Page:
To my dismay, I found that the more I spoke about these strategies, the greater the resentment I felt oozing from my questioner. “But I’m scared,” she said. “I don’t know if I’ll have a job to go back to and my parents are life-long smokers; what if they get this?” She went on to describe her fear for the health and safety of her loved ones, her frustration with her spouse and kids from whom there was no escape, job insecurity, anger at the lack of preparedness for a pandemic of this scale, and feelings of helplessness. What she was saying to me was, in essence, “I’m telling you that I’m scared and angry and you’re telling me to brush it off and go for a walk.” She wanted her feelings accepted and validated and what I gave her were ways to change her feelings. I blundered right into the middle of a battle ground where two forces, well known to those who work in behavioral health, were coming to blows.

For a long time, psychologists struggled with this tension between the human need for acceptance and the logistical need for changes in behavior, thoughts, and feelings in order for growth to occur in our patients. The humanists said (and this is a vast simplification), “if you validate and accept patients just as they are, they will grow into the truest and best versions of themselves.” Meanwhile, the behaviorists saw problems with motivation and bad habits and sought to change the ineffective patterns of behavior—never mind the “why” or the feelings behind the behavior.

Enter Marsha Linehan, a psychologist who developed what is now one of the most widely researched and efficacious therapy modalities for treating a host of mental illnesses, including mood, anxiety, and personality disorders: Dialectical Behavior Therapy (or DBT). DBT is a skilled-based approach of helping patients identify and manage their emotions effectively. Although the term “DBT” has broken into popular discourse, nearly at the ranks of its popular predecessor, CBT (or cognitive-behavioral therapy), I am often struck by the number of people—even those who have benefited from the therapy—who are unfamiliar with what “dialectics” really means.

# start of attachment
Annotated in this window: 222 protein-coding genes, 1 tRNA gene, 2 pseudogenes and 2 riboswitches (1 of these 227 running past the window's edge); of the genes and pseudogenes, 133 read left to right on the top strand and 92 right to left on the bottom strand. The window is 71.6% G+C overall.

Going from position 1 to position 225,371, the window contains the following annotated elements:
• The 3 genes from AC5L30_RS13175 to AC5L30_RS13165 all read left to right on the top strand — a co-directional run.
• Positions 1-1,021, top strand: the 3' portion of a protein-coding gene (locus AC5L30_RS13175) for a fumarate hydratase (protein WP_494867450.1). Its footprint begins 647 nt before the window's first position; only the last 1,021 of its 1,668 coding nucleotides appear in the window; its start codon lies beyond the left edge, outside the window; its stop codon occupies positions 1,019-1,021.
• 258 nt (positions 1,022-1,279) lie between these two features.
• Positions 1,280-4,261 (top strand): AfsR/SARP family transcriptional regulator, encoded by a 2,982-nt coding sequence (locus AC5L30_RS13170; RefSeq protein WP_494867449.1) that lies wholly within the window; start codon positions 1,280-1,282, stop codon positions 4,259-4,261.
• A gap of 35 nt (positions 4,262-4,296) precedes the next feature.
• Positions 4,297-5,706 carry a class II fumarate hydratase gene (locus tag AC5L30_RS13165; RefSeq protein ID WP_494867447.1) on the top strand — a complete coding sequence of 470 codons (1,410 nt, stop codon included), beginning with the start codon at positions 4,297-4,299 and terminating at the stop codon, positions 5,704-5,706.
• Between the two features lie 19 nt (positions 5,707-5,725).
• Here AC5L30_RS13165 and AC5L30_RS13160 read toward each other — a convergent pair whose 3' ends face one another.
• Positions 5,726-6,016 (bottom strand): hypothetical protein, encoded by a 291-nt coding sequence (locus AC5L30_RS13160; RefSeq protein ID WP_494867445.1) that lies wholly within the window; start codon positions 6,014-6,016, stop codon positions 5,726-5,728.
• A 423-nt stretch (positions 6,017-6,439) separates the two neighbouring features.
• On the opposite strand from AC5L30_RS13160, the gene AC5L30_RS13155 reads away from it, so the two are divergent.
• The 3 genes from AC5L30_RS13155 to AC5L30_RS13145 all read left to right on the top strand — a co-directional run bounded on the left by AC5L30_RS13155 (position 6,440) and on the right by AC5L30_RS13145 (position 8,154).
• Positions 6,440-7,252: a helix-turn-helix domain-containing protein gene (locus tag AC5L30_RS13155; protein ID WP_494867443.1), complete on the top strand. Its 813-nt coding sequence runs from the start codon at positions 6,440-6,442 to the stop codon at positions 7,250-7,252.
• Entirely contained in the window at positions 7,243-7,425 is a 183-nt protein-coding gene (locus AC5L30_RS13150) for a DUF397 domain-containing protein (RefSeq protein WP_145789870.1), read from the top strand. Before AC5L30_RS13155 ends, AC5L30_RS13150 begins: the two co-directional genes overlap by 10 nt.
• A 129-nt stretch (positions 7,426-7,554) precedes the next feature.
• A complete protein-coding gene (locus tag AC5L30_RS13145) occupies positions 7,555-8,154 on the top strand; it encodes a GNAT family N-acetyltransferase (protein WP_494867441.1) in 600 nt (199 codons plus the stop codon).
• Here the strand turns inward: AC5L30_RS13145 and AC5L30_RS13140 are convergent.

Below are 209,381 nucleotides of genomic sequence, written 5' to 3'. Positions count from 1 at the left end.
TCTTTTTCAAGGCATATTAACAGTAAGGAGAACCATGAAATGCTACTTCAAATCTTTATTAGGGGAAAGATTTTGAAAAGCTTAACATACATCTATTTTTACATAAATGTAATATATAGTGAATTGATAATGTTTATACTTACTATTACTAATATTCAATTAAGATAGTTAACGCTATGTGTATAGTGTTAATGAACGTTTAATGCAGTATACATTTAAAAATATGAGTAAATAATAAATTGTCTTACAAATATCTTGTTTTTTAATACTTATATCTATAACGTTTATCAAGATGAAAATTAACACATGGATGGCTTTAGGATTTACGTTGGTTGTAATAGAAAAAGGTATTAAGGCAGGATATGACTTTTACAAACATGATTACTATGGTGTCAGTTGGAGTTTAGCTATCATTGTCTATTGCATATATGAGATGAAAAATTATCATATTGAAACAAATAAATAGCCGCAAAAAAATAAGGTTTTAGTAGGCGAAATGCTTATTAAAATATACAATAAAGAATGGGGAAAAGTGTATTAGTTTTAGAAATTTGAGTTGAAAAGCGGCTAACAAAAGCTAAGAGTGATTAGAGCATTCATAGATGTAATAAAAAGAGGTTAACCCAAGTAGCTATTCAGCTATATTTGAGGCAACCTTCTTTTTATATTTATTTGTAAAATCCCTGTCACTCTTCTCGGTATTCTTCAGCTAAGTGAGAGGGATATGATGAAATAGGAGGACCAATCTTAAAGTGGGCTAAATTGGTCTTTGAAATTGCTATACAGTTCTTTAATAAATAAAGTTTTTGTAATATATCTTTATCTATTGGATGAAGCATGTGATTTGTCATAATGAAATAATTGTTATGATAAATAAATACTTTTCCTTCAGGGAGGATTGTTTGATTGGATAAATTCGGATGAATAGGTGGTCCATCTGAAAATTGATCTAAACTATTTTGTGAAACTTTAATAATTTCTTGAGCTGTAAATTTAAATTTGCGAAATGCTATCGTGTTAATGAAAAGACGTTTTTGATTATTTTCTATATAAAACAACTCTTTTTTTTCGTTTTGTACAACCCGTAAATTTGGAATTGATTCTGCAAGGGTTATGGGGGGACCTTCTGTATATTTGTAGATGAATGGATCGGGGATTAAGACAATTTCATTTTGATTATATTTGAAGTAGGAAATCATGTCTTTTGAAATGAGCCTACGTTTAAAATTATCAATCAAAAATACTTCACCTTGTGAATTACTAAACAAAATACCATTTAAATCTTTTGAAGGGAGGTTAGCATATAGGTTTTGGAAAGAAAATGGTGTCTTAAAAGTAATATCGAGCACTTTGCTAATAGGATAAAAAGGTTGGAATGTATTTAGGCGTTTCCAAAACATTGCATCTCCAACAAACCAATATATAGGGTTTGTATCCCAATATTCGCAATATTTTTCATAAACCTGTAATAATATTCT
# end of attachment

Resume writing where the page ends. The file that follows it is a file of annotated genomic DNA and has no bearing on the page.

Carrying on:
Dialectics, in a nutshell, is the idea that we can hold seemingly opposed truths together at the exact same time. Linehan has explained dialectics by posing this seemingly straight-forward question:

What do you get if you combine black and white?

You would be right if you felt that the answer, “gray,” was too simple. As Linehan explained, from a dialectical approach, when you combine black and white, you get plaid. Rather than black and white coming together to form some third, discrete category of hue (i.e., gray), the black and the white remain unchanged while they come together into the same space.

The idea of holding opposing truths together is uncomfortable for human beings. We have evolved to view ambiguity as inherently threatening. In particular, those of us who might tend to be more highly anxious in general like for things to be one way or another. Therefore, we like to make statements such as:

“I’m not a morning person”

“I hate my job”

“I can’t get along with my mother”

“I can’t stand my husband right now.”

While these kinds of categorical statements aren’t “pleasant” per se, they create a sense of certainty about the world—a road map of what we can expect from ourselves and others. To be fair, most of the time viewing the world in these overly simplistic terms is expedient and not a major hindrance to our overall well-being. But it is vital to recognize that they do not reflect the full, dynamic nature of reality. Consider the following dialectical modifications to the statements above:

“I tend to be more alert in the evenings and I am able to get up and get moving in the mornings when I need to.”

“I hate my job and I am grateful to have a job.”

“I don’t agree with my mother on most things and I understand why she feels the way she does.”